quadrumanous


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Related to quadrumanous: quadrupedal

quad·ru·ma·nous

 (kwŏ-dro͞o′mə-nəs) also quad·ru·ma·nal (-nəl)
adj.
Having opposable first digits on both the feet and the hands, used for gripping and climbing. Many primates are quadrumanous.

[quadru- + Latin manus, hand; see man- in Indo-European roots + -ous.]

quadrumanous

(kwɒˈdruːmənəs)
adj
(Zoology) (of monkeys and apes) having all four feet specialized for use as hands
[C18: from New Latin quadrumanus, from quadri- + Latin manus hand]

quad•ru•ma•nous

(kwɒˈdru mə nəs)

adj.
having the feet adapted for use as hands, as monkeys.
[1690–1700; < New Latin quadrumanus= Latin quadru- quadru- + -manus, adj. derivative of manus hand (compare manual)]

quad·ru·ma·nous

(kwŏ-dro͞o′mə-nəs)
Having four feet and using all four feet as hands, as primates other than humans do.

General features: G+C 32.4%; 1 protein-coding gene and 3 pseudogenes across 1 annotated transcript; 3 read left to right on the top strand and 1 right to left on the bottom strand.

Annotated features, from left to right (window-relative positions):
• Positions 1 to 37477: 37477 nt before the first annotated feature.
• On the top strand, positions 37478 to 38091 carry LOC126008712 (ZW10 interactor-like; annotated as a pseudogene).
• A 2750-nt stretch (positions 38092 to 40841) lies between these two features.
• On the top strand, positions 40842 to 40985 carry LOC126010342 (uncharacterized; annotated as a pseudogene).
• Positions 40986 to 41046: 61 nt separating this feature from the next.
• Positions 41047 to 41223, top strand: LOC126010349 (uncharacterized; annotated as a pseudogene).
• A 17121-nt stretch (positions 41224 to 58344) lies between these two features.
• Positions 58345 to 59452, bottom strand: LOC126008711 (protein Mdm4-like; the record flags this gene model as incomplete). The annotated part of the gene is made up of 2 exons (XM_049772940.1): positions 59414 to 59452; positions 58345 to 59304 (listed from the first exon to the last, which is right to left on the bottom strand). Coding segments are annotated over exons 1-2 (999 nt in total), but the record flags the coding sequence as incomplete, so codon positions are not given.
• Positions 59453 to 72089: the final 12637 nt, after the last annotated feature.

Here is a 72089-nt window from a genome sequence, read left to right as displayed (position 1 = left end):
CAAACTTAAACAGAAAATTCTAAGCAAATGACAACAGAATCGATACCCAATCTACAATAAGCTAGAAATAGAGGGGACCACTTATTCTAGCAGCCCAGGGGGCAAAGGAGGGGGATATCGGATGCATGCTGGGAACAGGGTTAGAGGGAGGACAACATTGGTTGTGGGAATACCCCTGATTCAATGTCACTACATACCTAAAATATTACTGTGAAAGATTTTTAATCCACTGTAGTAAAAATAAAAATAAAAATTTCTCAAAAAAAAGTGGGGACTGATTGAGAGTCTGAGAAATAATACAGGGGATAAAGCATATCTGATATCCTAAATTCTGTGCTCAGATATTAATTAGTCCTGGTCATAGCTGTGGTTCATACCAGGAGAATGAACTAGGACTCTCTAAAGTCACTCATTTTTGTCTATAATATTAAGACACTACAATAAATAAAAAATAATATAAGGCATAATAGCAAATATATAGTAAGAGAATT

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References in periodicals archive ?
Darwin suggested that bipedalism was one of the key features of the human lineage, but more than 60 years earlier, the French naturalist, Lamarck (1809) had suggested that a quadrumanous creature (with all four feet adapted for grasping) living in the trees became bimanous (stopped using its hands as feet, and the big toe ceased to be separated from the other toes) on the ground when the trees disappeared.
Naturalist whose 19th century theory of evolution of the species challenged the Church by stating that the human race derived from a hairy quadrumanous animal related to the ancestors of the orang-utan, chimp and gorilla.
For he is "thickskulled, small-brained, fishy, quadrumanous, quadruped ill-disguised, hardly escaped into biped (PE 358).